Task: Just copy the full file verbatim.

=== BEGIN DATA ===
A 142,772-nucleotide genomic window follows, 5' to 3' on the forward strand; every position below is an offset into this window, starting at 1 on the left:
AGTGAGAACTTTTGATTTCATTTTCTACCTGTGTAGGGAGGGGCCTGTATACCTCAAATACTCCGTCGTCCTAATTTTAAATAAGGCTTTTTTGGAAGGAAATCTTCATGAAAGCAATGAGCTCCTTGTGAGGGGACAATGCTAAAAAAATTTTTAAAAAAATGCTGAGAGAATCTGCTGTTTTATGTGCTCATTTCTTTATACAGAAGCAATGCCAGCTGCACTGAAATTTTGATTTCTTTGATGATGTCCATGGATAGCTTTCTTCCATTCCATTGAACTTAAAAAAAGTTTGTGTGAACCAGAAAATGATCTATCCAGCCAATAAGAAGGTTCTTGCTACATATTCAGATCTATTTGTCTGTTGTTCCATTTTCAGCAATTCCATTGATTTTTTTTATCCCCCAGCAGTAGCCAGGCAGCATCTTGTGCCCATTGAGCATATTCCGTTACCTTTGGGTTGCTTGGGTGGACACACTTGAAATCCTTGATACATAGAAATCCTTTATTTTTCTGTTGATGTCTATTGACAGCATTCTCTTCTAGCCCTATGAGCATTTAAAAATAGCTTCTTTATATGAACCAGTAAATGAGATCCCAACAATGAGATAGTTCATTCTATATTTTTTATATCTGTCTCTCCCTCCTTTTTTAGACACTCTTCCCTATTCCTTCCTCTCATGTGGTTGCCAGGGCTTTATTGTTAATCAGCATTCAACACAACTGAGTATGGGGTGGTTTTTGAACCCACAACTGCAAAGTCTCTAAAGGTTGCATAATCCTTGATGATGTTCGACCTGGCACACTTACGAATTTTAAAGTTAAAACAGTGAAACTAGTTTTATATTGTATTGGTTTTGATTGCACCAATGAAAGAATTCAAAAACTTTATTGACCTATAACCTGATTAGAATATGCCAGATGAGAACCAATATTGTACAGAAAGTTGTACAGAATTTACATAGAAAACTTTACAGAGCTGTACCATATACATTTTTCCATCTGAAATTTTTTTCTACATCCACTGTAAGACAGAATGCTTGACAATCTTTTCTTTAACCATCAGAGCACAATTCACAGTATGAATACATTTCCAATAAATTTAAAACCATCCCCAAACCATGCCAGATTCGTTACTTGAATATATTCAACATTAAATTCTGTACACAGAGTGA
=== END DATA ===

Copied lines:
A 142,772-nucleotide genomic window follows, 5' to 3' on the forward strand; every position below is an offset into this window, starting at 1 on the left:
AGTGAGAACTTTTGATTTCATTTTCTACCTGTGTAGGGAGGGGCCTGTATACCTCAAATACTCCGTCGTCCTAATTTTAAATAAGGCTTTTTTGGAAGGAAATCTTCATGAAAGCAATGAGCTCCTTGTGAGGGGACAATGCTAAAAAAATTTTTAAAAAAATGCTGAGAGAATCTGCTGTTTTATGTGCTCATTTCTTTATACAGAAGCAATGCCAGCTGCACTGAAATTTTGATTTCTTTGATGATGTCCATGGATAGCTTTCTTCCATTCCATTGAACTTAAAAAAAGTTTGTGTGAACCAGAAAATGATCTATCCAGCCAATAAGAAGGTTCTTGCTACATATTCAGATCTATTTGTCTGTTGTTCCATTTTCAGCAATTCCATTGATTTTTTTTATCCCCCAGCAGTAGCCAGGCAGCATCTTGTGCCCATTGAGCATATTCCGTTACCTTTGGGTTGCTTGGGTGGACACACTTGAAATCCTTGATACATAGAAATCCTTTATTTTTCTGTTGATGTCTATTGACAGCATTCTCTTCTAGCCCTATGAGCATTTAAAAATAGCTTCTTTATATGAACCAGTAAATGAGATCCCAACAATGAGATAGTTCATTCTATATTTTTTATATCTGTCTCTCCCTCCTTTTTTAGACACTCTTCCCTATTCCTTCCTCTCATGTGGTTGCCAGGGCTTTATTGTTAATCAGCATTCAACACAACTGAGTATGGGGTGGTTTTTGAACCCACAACTGCAAAGTCTCTAAAGGTTGCATAATCCTTGATGATGTTCGACCTGGCACACTTACGAATTTTAAAGTTAAAACAGTGAAACTAGTTTTATATTGTATTGGTTTTGATTGCACCAATGAAAGAATTCAAAAACTTTATTGACCTATAACCTGATTAGAATATGCCAGATGAGAACCAATATTGTACAGAAAGTTGTACAGAATTTACATAGAAAACTTTACAGAGCTGTACCATATACATTTTTCCATCTGAAATTTTTTTCTACATCCACTGTAAGACAGAATGCTTGACAATCTTTTCTTTAACCATCAGAGCACAATTCACAGTATGAATACATTTCCAATAAATTTAAAACCATCCCCAAACCATGCCAGATTCGTTACTTGAATATATTCAACATTAAATTCTGTACACAGAGTGA